Regulatory uncertainty and potential compliance benefits: DLT solutions may have the potential to enable the reporting of transactions and positions directly to the regulator via direct access to the shared ledger, which could potentially disintermediate Trade Repositories (TRs) and Approved Reporting Mechanisms (ARMs). DLT solutions could also reduce trade errors, operational risk, and counterparty risk by introducing true straight-through processing and instantaneous execution and settlement. However, use of DLT solutions need to be examined against applicable financial services law to ascertain whether additional compliance measures are necessary.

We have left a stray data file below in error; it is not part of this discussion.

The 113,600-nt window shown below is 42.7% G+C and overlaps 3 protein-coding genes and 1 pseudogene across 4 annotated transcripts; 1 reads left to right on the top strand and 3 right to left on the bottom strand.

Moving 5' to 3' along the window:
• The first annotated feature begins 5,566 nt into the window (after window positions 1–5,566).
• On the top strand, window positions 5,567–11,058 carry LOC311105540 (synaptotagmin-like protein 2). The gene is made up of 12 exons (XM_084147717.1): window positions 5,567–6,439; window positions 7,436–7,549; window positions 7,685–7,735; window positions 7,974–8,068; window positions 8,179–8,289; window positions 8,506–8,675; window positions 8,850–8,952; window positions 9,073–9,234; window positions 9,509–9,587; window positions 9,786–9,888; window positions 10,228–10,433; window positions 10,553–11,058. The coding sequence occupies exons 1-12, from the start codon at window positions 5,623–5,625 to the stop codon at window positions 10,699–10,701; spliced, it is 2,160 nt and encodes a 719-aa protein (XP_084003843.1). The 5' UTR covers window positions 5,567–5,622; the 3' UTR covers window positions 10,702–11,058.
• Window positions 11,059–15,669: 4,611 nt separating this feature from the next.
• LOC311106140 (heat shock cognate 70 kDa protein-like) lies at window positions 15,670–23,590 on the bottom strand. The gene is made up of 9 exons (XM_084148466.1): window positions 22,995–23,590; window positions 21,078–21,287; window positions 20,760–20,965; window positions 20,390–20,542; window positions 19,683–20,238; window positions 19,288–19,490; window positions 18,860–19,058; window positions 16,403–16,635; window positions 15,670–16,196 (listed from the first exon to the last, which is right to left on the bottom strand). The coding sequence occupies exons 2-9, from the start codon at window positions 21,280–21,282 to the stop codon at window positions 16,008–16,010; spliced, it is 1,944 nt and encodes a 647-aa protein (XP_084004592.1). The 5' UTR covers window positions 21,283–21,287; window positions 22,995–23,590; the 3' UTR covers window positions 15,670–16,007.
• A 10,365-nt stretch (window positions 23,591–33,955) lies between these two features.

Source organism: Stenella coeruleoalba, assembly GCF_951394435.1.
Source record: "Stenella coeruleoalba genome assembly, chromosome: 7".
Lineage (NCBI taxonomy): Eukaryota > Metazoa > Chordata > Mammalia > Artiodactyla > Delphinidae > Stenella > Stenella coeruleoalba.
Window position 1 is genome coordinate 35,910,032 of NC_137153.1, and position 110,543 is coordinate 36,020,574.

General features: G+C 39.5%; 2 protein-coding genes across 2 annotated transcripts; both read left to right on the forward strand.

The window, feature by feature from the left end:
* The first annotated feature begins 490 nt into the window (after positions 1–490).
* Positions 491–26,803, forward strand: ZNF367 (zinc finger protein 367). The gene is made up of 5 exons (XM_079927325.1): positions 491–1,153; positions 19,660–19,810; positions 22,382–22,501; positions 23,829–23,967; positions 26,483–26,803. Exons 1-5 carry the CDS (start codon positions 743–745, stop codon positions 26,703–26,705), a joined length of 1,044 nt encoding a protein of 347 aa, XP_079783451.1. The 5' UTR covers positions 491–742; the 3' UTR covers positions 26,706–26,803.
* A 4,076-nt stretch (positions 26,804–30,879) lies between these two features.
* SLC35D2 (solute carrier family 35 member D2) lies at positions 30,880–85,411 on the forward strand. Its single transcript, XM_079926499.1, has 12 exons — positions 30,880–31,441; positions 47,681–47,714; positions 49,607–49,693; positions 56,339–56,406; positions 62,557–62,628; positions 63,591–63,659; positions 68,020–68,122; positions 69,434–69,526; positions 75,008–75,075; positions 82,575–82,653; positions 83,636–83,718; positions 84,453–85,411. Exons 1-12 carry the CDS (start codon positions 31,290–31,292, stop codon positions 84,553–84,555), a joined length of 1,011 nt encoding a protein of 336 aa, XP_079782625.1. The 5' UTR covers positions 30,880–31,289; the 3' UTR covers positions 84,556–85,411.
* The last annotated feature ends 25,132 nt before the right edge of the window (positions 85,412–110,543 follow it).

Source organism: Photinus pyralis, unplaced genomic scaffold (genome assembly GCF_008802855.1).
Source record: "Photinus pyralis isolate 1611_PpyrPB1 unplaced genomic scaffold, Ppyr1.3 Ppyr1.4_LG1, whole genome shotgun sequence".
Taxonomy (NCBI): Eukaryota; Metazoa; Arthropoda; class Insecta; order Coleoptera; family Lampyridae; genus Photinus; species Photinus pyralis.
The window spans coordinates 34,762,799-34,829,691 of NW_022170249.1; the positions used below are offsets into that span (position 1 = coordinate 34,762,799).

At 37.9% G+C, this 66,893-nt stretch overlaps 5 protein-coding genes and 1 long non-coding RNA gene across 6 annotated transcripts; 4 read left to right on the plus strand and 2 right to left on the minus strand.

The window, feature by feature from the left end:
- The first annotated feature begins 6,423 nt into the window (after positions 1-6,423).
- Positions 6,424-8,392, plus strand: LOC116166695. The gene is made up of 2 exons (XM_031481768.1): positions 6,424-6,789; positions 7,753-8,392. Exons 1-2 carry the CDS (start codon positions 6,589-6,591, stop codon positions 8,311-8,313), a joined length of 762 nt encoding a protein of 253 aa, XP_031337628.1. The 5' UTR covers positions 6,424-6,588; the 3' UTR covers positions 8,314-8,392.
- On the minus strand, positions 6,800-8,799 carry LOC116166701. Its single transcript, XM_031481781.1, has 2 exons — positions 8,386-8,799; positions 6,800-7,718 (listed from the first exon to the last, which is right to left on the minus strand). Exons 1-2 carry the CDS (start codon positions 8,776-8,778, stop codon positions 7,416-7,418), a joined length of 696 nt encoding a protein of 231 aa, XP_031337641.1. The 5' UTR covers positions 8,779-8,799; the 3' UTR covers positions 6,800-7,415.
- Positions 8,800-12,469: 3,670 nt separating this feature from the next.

How does competition law apply to permissioned DLT systems? Competition law will be a relevant factor to consider for DLT consortia when developing and operating a DLT solution.
Transparency and data privacy: There is a distinction between market data transparency (it cannot be opaque) versus private data transparency (needs to be safeguarded). Under EU General Data Protection Regulation (GDPR), DLT solutions that hold personal data should have specific contractual terms in place to govern data processors. Data encryption is not sufficient to excuse obligations for data protection. The right of erasure is a key consideration.
The complex matrix of legal issues suggests a need for recommendations for industry and regulators covering legal, market impact, operational and regulatory matters. Key recommendations in the Report cover two main areas: